A man has filed suit against the owners of a restaurant where he says he was repeatedly stabbed.

Mark A. Young claims he was working as a dishwasher at Pasta House in Edwardsville on March 12, 2009, when the incident occurred.

Young, who was not originally scheduled to work March 12, received a phone call from kitchen manager and defendant James D. Higdon asking him to work an extra shift. At first, Young expressed his reluctance to do so because of "unpleasant history and interactions" between him and Pasta House kitchen employee Bruce Moore, who was also working that evening, according to the complaint filed Dec. 16 in Madison County Circuit Court.

After Higdon's assurances that there would be no problems with Moore, Young agreed to work the shift, the suit states.
However, soon after Young's arrival, Moore left the kitchen and appeared at Young's side, threatening to mortally harm Young, the complaint says.

Following Moore's threats, Higdon demanded Moore return to the
kitchen and suggested Young leave the premises, Young claims.

"While Plaintiff was outside the Pasta House parking lot and attempting to leave, Pasta House kitchen employee Moore again approached, confronted and then attacked and repeatedly stabbed Plaintiff with a large Pasta House kitchen knife, causing Plaintiff to suffer severe and permanent injury," the suit states.

Because of the stabbing, Young suffered severe and permanent injuries to his chest, abdomen, lower back, buttocks, bilateral thighs, left knee, right arm and left hand, the complaint says. In addition, he claims he incurred medical costs, lost earnings, experienced an impaired ability to return to work and experienced physical pain and mental suffering. Young also lost his enjoyment for life and sustained permanent disfigurement and disability, according to the complaint.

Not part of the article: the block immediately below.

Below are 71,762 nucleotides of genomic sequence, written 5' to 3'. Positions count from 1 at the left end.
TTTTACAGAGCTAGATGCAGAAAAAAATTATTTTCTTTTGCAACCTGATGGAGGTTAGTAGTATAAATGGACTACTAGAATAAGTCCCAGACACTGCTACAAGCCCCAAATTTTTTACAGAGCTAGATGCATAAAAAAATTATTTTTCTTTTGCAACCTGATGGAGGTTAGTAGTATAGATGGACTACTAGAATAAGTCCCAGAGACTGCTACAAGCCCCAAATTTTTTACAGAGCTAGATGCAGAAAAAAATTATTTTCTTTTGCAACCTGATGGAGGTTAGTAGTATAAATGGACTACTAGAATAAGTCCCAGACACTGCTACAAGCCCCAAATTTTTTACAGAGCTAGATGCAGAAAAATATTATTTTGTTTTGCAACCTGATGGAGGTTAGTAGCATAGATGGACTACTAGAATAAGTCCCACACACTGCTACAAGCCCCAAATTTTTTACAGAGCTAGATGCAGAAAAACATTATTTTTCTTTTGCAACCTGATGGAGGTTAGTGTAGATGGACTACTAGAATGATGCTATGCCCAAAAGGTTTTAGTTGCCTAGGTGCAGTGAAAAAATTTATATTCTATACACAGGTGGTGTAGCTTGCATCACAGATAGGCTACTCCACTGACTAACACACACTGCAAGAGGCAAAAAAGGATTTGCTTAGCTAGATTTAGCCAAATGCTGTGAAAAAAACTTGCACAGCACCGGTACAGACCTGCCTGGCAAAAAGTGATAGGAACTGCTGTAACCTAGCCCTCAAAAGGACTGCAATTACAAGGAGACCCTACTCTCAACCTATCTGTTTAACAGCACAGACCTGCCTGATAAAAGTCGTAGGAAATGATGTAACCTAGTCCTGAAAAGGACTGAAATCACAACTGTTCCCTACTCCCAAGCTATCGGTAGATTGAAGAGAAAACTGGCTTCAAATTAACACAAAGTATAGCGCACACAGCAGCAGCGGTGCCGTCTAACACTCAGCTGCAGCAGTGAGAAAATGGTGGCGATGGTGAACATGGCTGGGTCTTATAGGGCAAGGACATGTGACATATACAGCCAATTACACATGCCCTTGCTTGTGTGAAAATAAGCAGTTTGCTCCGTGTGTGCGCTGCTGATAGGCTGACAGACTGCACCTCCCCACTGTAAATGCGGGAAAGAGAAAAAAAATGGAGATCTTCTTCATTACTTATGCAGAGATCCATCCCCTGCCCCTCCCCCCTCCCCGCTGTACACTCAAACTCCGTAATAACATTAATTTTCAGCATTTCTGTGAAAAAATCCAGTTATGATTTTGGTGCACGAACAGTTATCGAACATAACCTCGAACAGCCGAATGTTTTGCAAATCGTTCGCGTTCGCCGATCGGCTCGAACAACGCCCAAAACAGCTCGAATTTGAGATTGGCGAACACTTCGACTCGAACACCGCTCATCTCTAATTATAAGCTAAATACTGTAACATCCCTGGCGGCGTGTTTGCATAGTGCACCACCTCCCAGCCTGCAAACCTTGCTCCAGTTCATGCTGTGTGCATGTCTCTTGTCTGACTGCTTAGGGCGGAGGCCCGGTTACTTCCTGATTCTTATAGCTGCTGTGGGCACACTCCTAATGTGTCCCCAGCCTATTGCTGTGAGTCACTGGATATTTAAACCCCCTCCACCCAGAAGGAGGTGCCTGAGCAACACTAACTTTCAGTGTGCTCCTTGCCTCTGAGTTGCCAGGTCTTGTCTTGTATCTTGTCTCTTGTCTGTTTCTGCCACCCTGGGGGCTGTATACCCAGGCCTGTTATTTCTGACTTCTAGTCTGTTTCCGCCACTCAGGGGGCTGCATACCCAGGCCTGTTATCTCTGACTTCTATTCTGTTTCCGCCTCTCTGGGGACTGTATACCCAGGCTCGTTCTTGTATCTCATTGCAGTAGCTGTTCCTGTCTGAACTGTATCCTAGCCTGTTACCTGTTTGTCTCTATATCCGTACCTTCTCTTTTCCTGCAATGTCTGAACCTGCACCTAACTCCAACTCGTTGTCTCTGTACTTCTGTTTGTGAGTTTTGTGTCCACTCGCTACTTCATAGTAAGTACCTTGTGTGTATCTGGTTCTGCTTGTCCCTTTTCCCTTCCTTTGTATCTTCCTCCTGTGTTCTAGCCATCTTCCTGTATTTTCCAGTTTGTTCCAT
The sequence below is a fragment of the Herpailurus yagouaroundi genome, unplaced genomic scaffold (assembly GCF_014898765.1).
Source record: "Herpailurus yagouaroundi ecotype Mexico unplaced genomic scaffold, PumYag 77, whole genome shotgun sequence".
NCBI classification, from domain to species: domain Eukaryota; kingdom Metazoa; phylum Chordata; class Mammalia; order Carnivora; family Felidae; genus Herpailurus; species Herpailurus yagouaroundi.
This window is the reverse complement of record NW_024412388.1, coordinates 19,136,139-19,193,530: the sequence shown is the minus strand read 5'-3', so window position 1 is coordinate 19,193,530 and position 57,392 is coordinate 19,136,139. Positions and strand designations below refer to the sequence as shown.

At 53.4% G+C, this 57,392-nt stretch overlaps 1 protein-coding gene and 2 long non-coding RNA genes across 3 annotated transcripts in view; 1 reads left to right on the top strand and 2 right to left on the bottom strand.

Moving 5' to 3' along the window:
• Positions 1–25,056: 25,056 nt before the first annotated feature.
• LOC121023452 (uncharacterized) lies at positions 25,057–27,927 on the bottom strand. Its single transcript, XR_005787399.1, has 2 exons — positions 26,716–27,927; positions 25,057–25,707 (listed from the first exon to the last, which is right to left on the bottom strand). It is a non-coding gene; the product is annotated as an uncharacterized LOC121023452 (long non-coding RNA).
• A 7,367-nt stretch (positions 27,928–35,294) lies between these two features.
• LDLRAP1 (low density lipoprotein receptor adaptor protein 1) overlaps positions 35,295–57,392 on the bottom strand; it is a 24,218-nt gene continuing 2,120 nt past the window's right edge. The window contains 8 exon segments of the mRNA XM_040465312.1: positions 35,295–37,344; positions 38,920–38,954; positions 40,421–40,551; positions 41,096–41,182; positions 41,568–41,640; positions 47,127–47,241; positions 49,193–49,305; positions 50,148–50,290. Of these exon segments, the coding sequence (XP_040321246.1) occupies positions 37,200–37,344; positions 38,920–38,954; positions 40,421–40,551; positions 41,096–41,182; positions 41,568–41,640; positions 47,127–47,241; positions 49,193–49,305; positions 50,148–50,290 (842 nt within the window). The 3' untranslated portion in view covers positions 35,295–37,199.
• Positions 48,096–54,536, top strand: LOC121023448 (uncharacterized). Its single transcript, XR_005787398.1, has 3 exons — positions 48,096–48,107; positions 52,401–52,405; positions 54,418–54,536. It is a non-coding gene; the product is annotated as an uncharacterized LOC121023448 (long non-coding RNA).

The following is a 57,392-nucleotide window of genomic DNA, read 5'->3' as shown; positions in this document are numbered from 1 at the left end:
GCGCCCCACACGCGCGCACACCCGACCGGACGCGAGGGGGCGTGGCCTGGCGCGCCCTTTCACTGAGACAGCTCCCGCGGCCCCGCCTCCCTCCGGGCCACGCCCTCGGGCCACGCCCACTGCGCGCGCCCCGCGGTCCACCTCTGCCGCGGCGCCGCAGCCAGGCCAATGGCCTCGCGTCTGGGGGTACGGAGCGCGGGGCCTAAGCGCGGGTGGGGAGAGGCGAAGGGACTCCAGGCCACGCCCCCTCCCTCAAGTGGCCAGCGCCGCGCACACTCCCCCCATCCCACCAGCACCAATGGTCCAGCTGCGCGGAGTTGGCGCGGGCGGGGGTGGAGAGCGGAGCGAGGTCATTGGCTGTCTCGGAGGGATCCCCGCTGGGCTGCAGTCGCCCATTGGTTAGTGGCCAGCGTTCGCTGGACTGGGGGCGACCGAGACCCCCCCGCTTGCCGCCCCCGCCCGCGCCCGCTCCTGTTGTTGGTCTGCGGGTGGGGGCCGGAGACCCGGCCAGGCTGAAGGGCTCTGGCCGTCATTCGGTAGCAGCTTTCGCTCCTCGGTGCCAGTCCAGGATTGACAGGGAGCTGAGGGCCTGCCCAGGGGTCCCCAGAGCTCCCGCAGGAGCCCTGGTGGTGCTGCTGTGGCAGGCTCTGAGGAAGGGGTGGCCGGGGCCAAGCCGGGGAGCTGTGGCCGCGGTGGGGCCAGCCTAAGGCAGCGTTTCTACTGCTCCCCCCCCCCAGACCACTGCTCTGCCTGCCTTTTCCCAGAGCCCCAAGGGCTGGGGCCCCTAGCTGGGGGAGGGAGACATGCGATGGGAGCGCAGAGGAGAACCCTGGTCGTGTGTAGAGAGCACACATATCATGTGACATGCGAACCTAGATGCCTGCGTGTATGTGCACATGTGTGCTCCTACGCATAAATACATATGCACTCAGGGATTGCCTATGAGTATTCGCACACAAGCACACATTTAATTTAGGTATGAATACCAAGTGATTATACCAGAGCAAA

In addition to Higdon, Young names Pasta House owners P.H.C. Edwardsville Enterprises, P.H.C. Edwardsville Holdings, P.H.C. Edwardsville, Ozark Catering and Ozark Catering Company as defendants.

The defendants negligently created a dangerous situation by inviting Young to work for them at the same time as Moore when they knew of problems between the two employees, failed to keep their premises reasonably safe, failed to exercise reasonable care to protect Young, failed to adequately supervise their employees and failed to provide Young with a safe exit, the suit states. In addition, they failed to warn Young of Moore's impending attack, which they should have anticipated, the complaint says.

In his four-count complaint, Young is seeking a judgment of more than $200,000, plus costs and other relief the court deems just.

Stephen J. Telken of Schoen, Walton, Telken and Foster in East St. Louis will be representing him.

Madison County Circuit Court case number: 10-L-1252.

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